I'm thinking a 25 year old Scotch would be appropriate.

Might not hurt to have it delivered by a 25 year old blonde.

Re:Bring a bottle? (1)

serialband (447336) | about 2 years ago | (#40894649)

Male or Female?

Re:Bring a bottle? (0)

Anonymous Coward | about 2 years ago | (#40894601)

Don't know but let's give him a well deserved cheers!

first (1, Funny)

Anonymous Coward | about 2 years ago | (#40893747)

They probably didn't expect that people could entertain themselves with posting:

FIRST POST !

not really the strength of sci-fi (4, Interesting)

Trepidity (597) | about 2 years ago | (#40893749)

This is vaguely interesting, but imo, near-term predictions of technological development aren't really what you go to sci-fi for. If you really want an accurate prediction 15 years out, there are more qualified but generally less exciting people to get it from than sci-fi authors: that's near enough that you really just need people with a good amount of historical knowledge, extensive information about current developments, and perhaps especially, accurate knowledge of current research progress, prospects, and bottlenecks. And a decent ability to synthesize and evaluate all those variables.

Sci-fi's strengths are, instead, more about what-if than what-is-likely. One kind is technological what-ifs, imagining (at least in hard sci-fi) conceptually plausible but not anywhere near buildable technologies and their results and implications; and ethical/political/etc. what-ifs, analyzing how future societies might operate (often in either dystopian or utopian visions).

At least, that's what I go to sci-fi for.

Re:not really the strength of sci-fi (1)

Anonymous Coward | about 2 years ago | (#40894047)

If you really want an accurate prediction 15 years out, there are more qualified but generally less exciting people to get it from than sci-fi authors:

True. They even missed out on the fact that 2012 - 1987 now equals 15.

Re:not really the strength of sci-fi (0)

Anonymous Coward | about 2 years ago | (#40894075)

extensive information about current developments, and perhaps especially, accurate knowledge of current research progress, prospects, and bottlenecks. And a decent ability to synthesize and evaluate all those variables.

The listed authors for this project might not be entirely on the hard sci-fi side but it is not unheard of that the list non-fiction is longer than the list of fiction when it comes to sci-fi authors.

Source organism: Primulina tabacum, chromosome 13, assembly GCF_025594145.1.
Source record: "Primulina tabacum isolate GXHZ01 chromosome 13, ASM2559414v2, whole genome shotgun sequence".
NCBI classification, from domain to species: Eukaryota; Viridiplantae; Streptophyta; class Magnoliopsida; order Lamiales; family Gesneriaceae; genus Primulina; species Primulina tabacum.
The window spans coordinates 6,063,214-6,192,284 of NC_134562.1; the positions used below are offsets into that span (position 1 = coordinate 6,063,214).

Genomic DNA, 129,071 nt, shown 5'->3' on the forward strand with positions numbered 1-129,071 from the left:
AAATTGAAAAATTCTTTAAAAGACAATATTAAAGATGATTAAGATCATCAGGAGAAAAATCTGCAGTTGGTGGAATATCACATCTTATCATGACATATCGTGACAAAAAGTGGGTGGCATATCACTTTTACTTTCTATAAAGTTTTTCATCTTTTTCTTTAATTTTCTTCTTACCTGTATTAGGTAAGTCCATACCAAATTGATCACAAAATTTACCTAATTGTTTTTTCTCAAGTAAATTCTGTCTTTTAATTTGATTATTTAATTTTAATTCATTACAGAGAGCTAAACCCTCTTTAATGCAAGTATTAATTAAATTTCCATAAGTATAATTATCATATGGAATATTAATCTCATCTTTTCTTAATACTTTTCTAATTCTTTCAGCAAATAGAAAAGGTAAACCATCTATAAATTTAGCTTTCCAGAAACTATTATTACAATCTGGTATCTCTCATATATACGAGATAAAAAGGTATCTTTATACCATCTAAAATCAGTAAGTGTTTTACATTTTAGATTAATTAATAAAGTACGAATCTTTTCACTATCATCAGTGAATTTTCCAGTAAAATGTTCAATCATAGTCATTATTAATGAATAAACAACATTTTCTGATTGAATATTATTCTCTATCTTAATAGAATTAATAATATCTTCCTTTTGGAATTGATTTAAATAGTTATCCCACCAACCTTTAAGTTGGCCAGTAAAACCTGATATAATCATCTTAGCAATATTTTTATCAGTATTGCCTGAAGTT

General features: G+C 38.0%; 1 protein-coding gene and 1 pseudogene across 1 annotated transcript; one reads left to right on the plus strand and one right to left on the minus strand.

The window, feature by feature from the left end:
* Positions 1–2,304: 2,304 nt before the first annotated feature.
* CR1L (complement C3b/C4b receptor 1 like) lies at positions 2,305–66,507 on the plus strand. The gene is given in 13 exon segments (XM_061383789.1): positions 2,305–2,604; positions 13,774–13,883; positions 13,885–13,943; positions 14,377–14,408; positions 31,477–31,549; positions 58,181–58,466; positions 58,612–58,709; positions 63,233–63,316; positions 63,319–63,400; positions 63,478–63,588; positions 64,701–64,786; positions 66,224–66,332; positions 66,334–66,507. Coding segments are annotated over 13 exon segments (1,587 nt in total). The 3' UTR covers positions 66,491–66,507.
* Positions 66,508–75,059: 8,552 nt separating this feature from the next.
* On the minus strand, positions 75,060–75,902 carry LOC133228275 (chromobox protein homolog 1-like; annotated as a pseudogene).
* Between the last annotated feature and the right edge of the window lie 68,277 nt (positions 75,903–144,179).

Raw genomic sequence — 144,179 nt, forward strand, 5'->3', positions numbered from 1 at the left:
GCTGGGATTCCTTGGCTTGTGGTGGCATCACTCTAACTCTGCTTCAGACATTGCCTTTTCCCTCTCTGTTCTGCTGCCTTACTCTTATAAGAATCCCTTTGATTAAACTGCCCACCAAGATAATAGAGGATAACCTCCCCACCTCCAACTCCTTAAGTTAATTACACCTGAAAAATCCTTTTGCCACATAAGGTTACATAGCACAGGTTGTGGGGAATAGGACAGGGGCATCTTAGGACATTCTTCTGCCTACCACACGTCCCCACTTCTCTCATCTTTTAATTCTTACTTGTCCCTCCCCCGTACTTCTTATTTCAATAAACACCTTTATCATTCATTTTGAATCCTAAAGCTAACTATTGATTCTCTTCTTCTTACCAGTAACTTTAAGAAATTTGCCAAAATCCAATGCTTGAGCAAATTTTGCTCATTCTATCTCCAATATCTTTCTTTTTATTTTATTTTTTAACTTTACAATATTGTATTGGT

No one really thinks they can predict the future (4, Insightful)

crazyjj (2598719) | about 2 years ago | (#40893763)

No serious science fiction writer in their right mind seriously thinks they can accurately predict the future. The good science fiction writers merely use the future to explore the issues of the present and their implications (and perhaps offer admonishment, with a glimpse of what could go wrong if a particular path is followed).

Re:No one really thinks they can predict the futur (1)

jamesh (87723) | about 2 years ago | (#40893795)

No serious science fiction writer in their right mind seriously thinks they can accurately predict the future. The good science fiction writers merely use the future to explore the issues of the present and their implications (and perhaps offer admonishment, with a glimpse of what could go wrong if a particular path is followed).

I didn't get the impression that any of them seriously thought their predictions might be correct, but it's still an interesting read.

Curiously, in an article containing L. Ron Hubbard, your sig was the first mention of scientology!

Re:No one really thinks they can predict the futur (1)

crazyjj (2598719) | about 2 years ago | (#40893827)

Hubbard likely never thought he could predict the future, but his followers certainly thought he could do that and more. Of course, they believe that Scientology can make the gay go away too.

Re:No one really thinks they can predict the futur (1)

gl4ss (559668) | about 2 years ago | (#40893841)

some do, but they just don't predict stupid things if they want to sound like they're predicting actual future.